Qus: 2).Do they have Global Plus code for this location?
Ans: Yes . Plus code is created for all the location by plus.codes . Plus code for this location is 87QJ6M5G+4H.
Qus: 3).What is the Latitude & Longtitude Of the location?
Ans: Latitude of the location is 45.207774772092 Longtitude of the location is - -67.323537218167
Qus: 4).What does the local business do?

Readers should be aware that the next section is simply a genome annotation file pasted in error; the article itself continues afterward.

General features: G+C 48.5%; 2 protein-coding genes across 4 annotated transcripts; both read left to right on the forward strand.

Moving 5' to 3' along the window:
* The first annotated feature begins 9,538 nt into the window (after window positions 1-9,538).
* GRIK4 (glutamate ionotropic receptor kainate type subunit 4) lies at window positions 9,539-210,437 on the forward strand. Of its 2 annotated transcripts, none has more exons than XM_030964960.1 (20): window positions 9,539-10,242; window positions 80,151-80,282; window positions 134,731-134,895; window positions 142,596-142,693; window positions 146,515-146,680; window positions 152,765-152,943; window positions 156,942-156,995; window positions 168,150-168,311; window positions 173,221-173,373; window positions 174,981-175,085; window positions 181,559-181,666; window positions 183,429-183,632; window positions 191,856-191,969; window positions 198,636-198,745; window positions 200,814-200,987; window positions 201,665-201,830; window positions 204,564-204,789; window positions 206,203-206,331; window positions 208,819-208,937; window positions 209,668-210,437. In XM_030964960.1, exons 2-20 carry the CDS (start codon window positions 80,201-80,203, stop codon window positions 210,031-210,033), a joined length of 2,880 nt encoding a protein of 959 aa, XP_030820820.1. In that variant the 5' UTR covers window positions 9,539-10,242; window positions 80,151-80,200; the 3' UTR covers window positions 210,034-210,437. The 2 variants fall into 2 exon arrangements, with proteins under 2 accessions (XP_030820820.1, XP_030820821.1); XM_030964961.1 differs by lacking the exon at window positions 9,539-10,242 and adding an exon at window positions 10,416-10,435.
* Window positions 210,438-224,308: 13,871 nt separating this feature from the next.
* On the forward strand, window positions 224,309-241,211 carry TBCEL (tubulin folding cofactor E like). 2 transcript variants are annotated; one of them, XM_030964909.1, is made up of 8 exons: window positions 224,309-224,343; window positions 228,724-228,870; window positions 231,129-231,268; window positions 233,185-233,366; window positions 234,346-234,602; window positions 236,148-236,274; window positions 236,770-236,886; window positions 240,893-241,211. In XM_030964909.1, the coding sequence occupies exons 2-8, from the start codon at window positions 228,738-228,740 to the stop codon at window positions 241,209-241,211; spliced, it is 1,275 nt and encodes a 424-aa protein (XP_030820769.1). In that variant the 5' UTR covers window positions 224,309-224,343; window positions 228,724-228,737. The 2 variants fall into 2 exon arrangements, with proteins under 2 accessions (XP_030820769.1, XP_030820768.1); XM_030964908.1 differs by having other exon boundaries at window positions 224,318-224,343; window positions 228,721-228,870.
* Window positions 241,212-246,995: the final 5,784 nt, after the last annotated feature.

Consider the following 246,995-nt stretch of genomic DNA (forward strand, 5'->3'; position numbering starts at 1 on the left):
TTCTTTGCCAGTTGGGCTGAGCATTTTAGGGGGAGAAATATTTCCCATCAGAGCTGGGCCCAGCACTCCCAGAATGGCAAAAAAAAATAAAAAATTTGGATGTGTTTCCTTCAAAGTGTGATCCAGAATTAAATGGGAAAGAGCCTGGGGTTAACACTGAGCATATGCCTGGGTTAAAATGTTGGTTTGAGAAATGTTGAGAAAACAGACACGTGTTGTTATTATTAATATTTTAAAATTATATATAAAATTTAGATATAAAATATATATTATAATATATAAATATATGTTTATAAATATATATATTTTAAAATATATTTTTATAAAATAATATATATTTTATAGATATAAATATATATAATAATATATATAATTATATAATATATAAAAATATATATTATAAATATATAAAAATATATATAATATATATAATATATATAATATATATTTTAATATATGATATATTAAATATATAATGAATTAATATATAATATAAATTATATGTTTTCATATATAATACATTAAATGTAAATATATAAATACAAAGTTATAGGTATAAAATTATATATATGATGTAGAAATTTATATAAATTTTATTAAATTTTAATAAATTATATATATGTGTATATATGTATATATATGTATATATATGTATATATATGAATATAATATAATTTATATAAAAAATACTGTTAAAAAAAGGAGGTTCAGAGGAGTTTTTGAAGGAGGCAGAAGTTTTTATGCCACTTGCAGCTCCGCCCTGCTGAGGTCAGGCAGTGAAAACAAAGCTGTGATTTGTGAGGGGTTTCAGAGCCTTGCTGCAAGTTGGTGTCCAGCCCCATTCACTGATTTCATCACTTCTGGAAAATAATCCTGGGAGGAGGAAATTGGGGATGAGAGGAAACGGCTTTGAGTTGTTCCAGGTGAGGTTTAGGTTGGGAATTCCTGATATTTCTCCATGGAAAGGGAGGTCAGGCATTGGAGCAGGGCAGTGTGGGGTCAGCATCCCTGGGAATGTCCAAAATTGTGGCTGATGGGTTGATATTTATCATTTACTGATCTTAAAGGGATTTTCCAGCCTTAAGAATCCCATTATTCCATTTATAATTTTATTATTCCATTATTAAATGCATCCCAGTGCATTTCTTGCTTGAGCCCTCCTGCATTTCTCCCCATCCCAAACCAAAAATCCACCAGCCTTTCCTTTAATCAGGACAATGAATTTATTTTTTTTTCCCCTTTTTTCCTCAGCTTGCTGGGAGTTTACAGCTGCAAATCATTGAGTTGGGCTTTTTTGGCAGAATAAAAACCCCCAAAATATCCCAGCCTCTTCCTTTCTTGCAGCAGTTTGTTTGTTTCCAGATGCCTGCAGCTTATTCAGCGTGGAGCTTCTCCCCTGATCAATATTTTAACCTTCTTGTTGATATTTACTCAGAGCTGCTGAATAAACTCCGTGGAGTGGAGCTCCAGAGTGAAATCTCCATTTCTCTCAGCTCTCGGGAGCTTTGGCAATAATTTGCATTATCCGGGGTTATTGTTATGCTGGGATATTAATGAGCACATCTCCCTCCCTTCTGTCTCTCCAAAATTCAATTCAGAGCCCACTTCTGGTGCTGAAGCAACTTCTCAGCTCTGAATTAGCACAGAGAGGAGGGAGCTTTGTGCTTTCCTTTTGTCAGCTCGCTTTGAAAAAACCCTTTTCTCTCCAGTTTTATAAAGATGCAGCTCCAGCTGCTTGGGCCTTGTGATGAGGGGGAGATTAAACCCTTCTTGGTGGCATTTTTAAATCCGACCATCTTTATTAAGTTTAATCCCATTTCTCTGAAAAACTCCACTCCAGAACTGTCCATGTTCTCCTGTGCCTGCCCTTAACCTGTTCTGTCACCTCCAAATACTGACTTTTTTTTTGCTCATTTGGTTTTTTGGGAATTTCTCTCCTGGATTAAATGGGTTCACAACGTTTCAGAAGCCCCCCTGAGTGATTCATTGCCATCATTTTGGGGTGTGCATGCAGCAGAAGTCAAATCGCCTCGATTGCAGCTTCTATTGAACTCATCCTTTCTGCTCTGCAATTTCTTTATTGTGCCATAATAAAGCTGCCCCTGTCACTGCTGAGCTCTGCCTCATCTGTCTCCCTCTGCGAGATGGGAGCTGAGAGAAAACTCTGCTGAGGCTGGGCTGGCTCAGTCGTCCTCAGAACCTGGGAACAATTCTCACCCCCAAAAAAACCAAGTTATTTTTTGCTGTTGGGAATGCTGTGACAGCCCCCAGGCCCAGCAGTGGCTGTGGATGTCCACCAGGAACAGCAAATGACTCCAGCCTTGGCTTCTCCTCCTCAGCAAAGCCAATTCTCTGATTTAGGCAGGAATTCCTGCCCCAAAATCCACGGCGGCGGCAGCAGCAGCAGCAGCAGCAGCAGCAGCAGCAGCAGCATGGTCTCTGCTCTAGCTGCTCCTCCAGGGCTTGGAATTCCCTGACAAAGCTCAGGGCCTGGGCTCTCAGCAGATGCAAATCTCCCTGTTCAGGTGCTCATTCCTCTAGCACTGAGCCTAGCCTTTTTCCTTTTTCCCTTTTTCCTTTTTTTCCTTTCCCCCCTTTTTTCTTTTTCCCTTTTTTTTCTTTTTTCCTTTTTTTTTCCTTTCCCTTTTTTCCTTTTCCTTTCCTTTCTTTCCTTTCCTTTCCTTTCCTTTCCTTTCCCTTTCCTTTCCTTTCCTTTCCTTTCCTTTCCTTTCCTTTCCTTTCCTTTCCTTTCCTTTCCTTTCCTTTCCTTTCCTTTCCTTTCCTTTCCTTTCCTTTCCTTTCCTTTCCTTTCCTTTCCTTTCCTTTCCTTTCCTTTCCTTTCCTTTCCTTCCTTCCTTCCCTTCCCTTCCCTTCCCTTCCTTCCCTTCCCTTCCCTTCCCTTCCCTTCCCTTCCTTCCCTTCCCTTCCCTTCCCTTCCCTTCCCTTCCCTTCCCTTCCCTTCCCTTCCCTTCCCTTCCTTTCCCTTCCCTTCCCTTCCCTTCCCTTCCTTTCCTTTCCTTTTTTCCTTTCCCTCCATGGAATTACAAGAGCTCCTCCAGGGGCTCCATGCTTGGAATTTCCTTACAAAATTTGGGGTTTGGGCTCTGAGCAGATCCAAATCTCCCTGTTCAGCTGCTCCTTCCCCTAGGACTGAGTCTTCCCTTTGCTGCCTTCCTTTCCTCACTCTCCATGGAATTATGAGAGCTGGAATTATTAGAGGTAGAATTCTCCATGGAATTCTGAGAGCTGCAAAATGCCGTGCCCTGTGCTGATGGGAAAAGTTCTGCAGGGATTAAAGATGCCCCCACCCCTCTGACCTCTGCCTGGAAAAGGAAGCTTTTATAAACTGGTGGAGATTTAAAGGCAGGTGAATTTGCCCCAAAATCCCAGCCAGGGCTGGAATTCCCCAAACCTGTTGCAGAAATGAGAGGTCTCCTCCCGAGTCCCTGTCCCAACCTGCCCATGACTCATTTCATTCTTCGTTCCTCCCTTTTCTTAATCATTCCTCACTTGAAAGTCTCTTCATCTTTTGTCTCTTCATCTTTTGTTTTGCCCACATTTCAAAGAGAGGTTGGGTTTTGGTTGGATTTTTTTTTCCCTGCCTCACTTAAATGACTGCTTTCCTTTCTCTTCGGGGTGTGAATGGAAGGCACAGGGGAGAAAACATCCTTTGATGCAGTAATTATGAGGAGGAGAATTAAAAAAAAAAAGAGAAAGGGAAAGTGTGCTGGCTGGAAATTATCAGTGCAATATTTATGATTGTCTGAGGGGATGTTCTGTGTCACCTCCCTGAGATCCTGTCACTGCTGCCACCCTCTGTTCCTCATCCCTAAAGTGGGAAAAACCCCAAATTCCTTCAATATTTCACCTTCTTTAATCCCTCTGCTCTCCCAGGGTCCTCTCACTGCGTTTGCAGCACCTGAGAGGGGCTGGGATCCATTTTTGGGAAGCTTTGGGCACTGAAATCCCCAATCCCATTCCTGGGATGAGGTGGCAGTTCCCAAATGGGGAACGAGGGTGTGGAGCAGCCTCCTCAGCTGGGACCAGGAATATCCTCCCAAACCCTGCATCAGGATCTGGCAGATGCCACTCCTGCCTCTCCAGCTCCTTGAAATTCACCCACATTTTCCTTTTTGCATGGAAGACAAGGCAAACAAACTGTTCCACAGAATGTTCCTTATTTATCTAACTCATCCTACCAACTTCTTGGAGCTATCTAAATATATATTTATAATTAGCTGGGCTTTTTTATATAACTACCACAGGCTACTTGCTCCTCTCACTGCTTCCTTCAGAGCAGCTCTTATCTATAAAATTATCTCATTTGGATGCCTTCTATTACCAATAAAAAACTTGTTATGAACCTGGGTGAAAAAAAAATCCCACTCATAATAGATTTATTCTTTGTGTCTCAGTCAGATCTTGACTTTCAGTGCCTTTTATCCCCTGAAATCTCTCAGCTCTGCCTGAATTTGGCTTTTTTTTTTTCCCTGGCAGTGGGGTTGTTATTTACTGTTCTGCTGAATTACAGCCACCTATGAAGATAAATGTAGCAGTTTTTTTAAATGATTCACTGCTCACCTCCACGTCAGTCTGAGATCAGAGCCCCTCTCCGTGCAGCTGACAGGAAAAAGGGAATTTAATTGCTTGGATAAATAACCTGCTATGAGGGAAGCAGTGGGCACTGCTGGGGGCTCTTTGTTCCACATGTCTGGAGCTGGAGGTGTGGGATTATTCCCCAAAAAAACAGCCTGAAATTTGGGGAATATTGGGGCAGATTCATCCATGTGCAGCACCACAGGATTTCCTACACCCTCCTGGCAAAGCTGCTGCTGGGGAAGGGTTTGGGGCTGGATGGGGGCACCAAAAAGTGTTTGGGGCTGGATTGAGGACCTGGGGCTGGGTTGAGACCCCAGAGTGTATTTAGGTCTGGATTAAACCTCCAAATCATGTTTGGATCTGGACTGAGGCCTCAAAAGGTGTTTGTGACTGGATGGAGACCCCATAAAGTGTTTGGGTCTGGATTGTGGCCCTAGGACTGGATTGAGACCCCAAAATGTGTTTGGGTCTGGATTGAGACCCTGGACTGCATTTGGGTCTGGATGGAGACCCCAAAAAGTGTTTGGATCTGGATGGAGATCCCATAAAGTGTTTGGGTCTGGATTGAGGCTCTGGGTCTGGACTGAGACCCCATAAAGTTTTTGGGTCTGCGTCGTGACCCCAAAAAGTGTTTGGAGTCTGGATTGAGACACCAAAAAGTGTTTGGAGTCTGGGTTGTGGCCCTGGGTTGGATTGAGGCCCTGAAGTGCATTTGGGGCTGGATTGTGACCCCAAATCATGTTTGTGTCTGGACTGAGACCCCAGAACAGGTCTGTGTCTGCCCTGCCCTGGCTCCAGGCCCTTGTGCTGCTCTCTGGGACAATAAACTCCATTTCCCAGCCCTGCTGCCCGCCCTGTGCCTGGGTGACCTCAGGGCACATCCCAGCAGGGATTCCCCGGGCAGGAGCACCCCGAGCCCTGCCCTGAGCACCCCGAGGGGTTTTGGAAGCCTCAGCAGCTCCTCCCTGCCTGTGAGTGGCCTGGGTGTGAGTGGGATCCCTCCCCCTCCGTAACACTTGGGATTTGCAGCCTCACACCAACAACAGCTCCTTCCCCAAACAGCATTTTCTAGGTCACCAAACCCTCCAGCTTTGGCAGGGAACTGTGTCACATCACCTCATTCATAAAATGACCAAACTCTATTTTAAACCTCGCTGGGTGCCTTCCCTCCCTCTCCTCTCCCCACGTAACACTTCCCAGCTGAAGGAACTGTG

Ans: St. Stephen (2011 population: 4,817) is a Canadian town in Charlotte County, New Brunswick, situated on the east bank of the St. Croix River around the intersection of New Brunswick Route 170 and the southern terminus of New Brunswick Route 3. The St. Croix River marks a section of the Canada–United States border, forming a natural border between Calais, Maine and St. Stephen. U.S. Route 1 parallels the St. Croix river for a few miles, and is accessed from St. Stephen by three cross-border bridges.HistoryThe Passamaquoddy people were the first to make their home along the St. Croix River. They dispersed and hunted inland in the winter; in the summer, they gathered more closely together on the coast and islands, and primarily harvested seafood, including porpoise. In 1604, French explorer Samuel de Champlain and his men spent a winter here. The Passamaquoddy were forced off their original lands repeatedly by European settlers since that time.Raid on St. Stephen (1704)During Queen Anne's War, in response to the French Raid on Deerfield, New Englander Major Benjamin Church raided the Acadian villages of Castine, Maine (then known as Penobscot). From the Raid on Castine, Maine, Church learned that Michel Chartier, who was granted the land of present-day St. Stephen, was building a fort at Passamaquoddy Bay. Church and his men arrived at the Passamaquoddy Bay on board the Province Galley, Gosport and Fearly and several other vessels. Church travelled up the St. Croix River to St. Stephen and, on June 7, 1704, took Chartier by surprise and his family fled into the woods. On June 13, Church reported they were destroying the crops of the Acadians and the Acadians and Natives fired upon Church's troops and a three-hour exchange ensued. Church killed and imprisoned Acadians and Natives, with the total number being 35. One of Church's men was wounded. They pillaged and plundered the community.